Jack Knox: Sooke clocks slow just as we want them to speed up

Jack Knox mugshot genericEverything is back to normal, so Sooke residents can relax now.

Or, rather, they can’t. Time has sped up again.

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For a week in late April, some people from Sooke to Port Renfrew detected a strange phenomenon. Their electric clocks were running slow, losing maybe five, 10, 15 minutes a day.

Realtor Tim Ayres, 40, noticed the alarm clock he had received as an eighth birthday present was lagging, but just figured it was finally showing its age. Likewise, Shannon Moneo assumed the clock in her kitchen was starting to fail, but then noticed others in her house were slowing, too. Then Facebook lit up with scores of stories of people who couldn’t figure out how they ended up being late for work, or whatever.

It turns out this was tied to work being done on a transmission line connecting to B.C. Hydro’s Jordan River substation. With the area temporarily “islanded” from the rest of the western North America grid, electricity didn’t come in at the steady 60 hertz to which digital clocks are calibrated (caution: this explanation is being filtered through a writer whose grasp of electrical engineering is roughly equal to that of a 1940s cargo cult), causing plugged-in timepieces from Sooke and beyond to fluctuate until order was restored last week.

Something similar happened in Tofino in 2015, when Hydro was upgrading the power supply to the west coast of the Island. Nobody seemed terribly bothered about the slowdown, though (other than one guy who got yelled at for phoning a friend at what he thought was 9 p.m. but turned out to be 9:45). Remember, this was the place that gave us Tofino Time, a state of mind in which visitors are urged to take a deep breath, feel the sand between their toes and skip rocks/cellphones across the surf at sunset.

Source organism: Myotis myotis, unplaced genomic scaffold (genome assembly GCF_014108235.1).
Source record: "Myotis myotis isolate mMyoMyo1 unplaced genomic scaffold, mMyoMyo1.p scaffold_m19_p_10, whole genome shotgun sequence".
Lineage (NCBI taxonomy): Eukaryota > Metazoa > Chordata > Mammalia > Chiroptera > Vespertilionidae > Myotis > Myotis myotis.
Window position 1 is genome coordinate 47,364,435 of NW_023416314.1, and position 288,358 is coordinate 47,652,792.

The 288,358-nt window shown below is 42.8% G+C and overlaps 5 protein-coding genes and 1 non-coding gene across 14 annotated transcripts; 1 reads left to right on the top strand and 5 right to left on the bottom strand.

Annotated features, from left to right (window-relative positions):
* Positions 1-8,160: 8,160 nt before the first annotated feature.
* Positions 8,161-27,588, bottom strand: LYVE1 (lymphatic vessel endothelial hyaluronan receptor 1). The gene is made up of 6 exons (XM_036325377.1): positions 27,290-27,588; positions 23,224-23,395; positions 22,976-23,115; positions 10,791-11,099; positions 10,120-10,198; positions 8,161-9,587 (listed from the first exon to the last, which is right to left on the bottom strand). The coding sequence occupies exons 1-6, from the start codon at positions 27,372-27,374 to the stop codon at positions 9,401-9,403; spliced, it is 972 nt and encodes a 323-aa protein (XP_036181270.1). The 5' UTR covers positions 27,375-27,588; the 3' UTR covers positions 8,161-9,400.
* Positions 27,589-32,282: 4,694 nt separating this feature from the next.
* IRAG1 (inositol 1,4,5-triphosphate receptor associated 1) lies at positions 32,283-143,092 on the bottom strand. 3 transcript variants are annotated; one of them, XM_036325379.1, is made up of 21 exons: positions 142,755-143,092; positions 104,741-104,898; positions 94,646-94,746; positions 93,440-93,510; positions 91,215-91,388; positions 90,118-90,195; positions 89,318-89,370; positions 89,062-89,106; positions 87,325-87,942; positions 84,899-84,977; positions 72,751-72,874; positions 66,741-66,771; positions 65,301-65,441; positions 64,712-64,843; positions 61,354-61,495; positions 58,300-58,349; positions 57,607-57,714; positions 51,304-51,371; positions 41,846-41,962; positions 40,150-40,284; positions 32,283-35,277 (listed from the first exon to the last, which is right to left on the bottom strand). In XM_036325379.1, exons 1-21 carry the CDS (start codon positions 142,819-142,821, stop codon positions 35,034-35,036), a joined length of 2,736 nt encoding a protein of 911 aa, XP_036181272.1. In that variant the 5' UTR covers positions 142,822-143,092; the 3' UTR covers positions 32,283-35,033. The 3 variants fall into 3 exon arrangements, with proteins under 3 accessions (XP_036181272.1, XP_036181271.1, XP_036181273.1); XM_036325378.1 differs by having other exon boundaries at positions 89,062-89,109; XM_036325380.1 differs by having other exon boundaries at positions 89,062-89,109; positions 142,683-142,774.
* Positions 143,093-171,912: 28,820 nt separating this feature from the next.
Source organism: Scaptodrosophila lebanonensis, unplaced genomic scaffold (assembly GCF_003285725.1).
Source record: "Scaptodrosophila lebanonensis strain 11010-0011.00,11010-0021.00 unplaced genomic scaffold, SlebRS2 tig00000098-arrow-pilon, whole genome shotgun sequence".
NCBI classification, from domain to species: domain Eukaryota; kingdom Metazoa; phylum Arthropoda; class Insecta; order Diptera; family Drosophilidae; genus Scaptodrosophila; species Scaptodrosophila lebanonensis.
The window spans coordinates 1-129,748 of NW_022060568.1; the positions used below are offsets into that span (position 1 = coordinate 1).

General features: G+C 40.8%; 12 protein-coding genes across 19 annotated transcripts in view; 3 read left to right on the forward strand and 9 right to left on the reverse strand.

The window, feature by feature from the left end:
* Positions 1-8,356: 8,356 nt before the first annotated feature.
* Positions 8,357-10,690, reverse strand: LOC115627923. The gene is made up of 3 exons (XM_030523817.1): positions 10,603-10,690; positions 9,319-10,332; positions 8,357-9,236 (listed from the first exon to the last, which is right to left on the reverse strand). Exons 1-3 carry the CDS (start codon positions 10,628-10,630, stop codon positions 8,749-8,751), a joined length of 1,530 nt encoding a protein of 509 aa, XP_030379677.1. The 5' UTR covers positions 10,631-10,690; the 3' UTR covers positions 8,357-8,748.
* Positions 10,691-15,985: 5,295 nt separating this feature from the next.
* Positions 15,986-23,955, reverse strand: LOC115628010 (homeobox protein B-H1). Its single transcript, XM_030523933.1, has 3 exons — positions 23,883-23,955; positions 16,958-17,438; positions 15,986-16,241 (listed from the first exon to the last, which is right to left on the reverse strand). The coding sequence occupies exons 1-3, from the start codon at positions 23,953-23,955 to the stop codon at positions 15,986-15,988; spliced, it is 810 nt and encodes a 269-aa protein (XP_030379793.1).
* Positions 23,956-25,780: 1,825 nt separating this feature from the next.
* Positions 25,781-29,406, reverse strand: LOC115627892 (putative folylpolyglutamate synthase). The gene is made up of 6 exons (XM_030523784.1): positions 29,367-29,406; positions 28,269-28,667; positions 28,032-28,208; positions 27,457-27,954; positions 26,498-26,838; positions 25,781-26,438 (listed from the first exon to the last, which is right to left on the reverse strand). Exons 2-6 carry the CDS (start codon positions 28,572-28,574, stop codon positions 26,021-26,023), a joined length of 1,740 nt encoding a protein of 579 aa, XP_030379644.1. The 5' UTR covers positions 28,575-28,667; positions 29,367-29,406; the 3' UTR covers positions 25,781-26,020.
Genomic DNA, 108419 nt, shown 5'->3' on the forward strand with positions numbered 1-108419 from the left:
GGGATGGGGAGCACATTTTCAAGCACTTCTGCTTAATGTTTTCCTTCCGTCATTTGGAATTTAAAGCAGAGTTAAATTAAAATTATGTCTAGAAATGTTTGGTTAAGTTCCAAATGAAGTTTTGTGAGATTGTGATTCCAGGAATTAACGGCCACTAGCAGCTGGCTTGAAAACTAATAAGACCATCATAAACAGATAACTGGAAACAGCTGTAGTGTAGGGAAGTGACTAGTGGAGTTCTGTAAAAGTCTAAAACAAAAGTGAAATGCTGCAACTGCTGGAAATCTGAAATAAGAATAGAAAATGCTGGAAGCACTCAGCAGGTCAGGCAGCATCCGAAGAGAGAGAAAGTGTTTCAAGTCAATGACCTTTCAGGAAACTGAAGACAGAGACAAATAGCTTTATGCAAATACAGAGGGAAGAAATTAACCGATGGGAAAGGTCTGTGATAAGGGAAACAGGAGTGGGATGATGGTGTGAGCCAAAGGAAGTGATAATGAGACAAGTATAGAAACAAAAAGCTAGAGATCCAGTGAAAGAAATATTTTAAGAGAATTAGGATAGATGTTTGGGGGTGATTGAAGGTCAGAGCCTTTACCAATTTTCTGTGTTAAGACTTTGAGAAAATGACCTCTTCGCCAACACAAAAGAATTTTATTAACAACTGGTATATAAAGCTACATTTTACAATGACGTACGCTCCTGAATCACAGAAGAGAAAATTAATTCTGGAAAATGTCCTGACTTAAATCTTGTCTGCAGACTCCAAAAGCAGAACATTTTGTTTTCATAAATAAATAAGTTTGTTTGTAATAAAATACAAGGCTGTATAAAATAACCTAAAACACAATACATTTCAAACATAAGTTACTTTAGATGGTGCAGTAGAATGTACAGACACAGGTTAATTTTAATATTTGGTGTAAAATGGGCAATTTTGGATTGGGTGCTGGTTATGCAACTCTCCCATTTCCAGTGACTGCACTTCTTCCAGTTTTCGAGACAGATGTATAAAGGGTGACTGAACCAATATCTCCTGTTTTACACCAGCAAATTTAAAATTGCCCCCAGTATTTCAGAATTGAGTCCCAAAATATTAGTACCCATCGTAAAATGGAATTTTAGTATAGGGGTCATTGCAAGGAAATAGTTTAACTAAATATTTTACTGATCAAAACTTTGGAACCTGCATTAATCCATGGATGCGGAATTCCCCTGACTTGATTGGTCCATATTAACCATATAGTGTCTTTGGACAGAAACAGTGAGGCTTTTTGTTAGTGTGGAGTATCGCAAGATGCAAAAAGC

In fact, you can argue that most of Vancouver Island has a keen appreciation of deceleration.

I have written about this before: The Island is the home of old hippies and older retirees, a destination for rat-race refugees whose only remaining dream is to swap shoes for sandals. Victoria itself is a town of early suppers, weed shops on every corner and Slow Down, This Ain’t The Mainland bumper stickers stolen from Hawaii. Where others see indolence as the devil’s work, we chase it — albeit in unhurried fashion — as a life goal.

How breakneck is our pace? Our municipal councils are currently, albeit cautiously, debating the merits of cutting speed limits to 30 km/h. Our boats have paddles and sails, not motors. We invented the two-sailing wait. Under “adventure tourism,” we list Butchart Gardens. Other Canadians are wary of grizzlies, wolves and rattlesnakes, but green-thumbed Islanders (the most patient of hobbyists) save their fear for the banana slug, the pokiest of predators.

So, you would think that people in Sooke would celebrate when gifted a few extra minutes in the day.

Not this year, though. This year, even Islanders find time is dragging excruciatingly slowly. For wherever you go, the same two questions are heard: “When can I get my shot?” and “When will things get back to normal?” In both cases, the answer is “Not soon enough.”

Our vaccination rate is, in fact, well ahead of that of most of the world, though being privileged people from an affluent country we tend not to notice that and use the U.S. as our only yardstick instead.

We also appear to be ahead of schedule. At the beginning of March, the province said every adult who wanted a vaccine should have a first dose by mid to late July. Now, with vaccine deliveries accelerating and the first-shot rate nudging past 40 per cent, they say it should be mid-June. That’s good news, even if, with the water rising, it still feels like you’re shuffling along in a slow-moving queue for the lifeboats.

Oh, if only the clocks would speed up, we tell ourselves. If only there were a snooze alarm that would take us to when this is over.


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